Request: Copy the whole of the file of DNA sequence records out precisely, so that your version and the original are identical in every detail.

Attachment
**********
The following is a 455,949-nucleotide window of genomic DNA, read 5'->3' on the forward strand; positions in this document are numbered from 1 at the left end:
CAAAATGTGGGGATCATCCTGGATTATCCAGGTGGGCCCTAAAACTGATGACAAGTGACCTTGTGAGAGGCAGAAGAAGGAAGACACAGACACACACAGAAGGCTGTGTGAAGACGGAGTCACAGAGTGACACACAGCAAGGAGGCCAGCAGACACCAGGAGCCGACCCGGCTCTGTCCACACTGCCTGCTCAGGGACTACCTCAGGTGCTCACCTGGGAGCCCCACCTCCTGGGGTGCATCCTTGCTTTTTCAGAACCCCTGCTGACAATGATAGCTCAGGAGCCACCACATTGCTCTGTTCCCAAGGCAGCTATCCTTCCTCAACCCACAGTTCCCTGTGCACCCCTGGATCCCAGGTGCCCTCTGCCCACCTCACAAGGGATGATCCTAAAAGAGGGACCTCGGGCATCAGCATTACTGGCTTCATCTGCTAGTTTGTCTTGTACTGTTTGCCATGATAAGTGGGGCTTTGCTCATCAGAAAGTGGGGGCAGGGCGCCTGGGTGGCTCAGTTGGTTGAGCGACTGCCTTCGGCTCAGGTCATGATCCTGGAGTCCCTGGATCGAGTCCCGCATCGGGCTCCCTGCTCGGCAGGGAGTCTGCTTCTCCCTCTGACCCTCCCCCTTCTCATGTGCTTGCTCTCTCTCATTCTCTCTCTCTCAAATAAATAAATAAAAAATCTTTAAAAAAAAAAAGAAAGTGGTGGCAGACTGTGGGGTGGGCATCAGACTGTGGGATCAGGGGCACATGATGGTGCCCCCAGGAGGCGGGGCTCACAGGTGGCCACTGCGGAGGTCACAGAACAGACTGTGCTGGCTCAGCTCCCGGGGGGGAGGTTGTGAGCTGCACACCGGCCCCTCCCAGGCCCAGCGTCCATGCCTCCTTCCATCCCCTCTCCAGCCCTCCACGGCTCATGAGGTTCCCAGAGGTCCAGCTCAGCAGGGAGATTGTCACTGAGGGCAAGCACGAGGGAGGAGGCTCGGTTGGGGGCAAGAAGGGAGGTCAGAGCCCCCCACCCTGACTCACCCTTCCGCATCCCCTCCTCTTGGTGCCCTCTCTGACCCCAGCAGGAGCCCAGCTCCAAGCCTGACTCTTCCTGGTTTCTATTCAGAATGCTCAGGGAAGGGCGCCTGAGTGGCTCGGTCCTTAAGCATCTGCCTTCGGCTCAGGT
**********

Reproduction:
The following is a 455,949-nucleotide window of genomic DNA, read 5'->3' on the forward strand; positions in this document are numbered from 1 at the left end:
CAAAATGTGGGGATCATCCTGGATTATCCAGGTGGGCCCTAAAACTGATGACAAGTGACCTTGTGAGAGGCAGAAGAAGGAAGACACAGACACACACAGAAGGCTGTGTGAAGACGGAGTCACAGAGTGACACACAGCAAGGAGGCCAGCAGACACCAGGAGCCGACCCGGCTCTGTCCACACTGCCTGCTCAGGGACTACCTCAGGTGCTCACCTGGGAGCCCCACCTCCTGGGGTGCATCCTTGCTTTTTCAGAACCCCTGCTGACAATGATAGCTCAGGAGCCACCACATTGCTCTGTTCCCAAGGCAGCTATCCTTCCTCAACCCACAGTTCCCTGTGCACCCCTGGATCCCAGGTGCCCTCTGCCCACCTCACAAGGGATGATCCTAAAAGAGGGACCTCGGGCATCAGCATTACTGGCTTCATCTGCTAGTTTGTCTTGTACTGTTTGCCATGATAAGTGGGGCTTTGCTCATCAGAAAGTGGGGGCAGGGCGCCTGGGTGGCTCAGTTGGTTGAGCGACTGCCTTCGGCTCAGGTCATGATCCTGGAGTCCCTGGATCGAGTCCCGCATCGGGCTCCCTGCTCGGCAGGGAGTCTGCTTCTCCCTCTGACCCTCCCCCTTCTCATGTGCTTGCTCTCTCTCATTCTCTCTCTCTCAAATAAATAAATAAAAAATCTTTAAAAAAAAAAAGAAAGTGGTGGCAGACTGTGGGGTGGGCATCAGACTGTGGGATCAGGGGCACATGATGGTGCCCCCAGGAGGCGGGGCTCACAGGTGGCCACTGCGGAGGTCACAGAACAGACTGTGCTGGCTCAGCTCCCGGGGGGGAGGTTGTGAGCTGCACACCGGCCCCTCCCAGGCCCAGCGTCCATGCCTCCTTCCATCCCCTCTCCAGCCCTCCACGGCTCATGAGGTTCCCAGAGGTCCAGCTCAGCAGGGAGATTGTCACTGAGGGCAAGCACGAGGGAGGAGGCTCGGTTGGGGGCAAGAAGGGAGGTCAGAGCCCCCCACCCTGACTCACCCTTCCGCATCCCCTCCTCTTGGTGCCCTCTCTGACCCCAGCAGGAGCCCAGCTCCAAGCCTGACTCTTCCTGGTTTCTATTCAGAATGCTCAGGGAAGGGCGCCTGAGTGGCTCGGTCCTTAAGCATCTGCCTTCGGCTCAGGT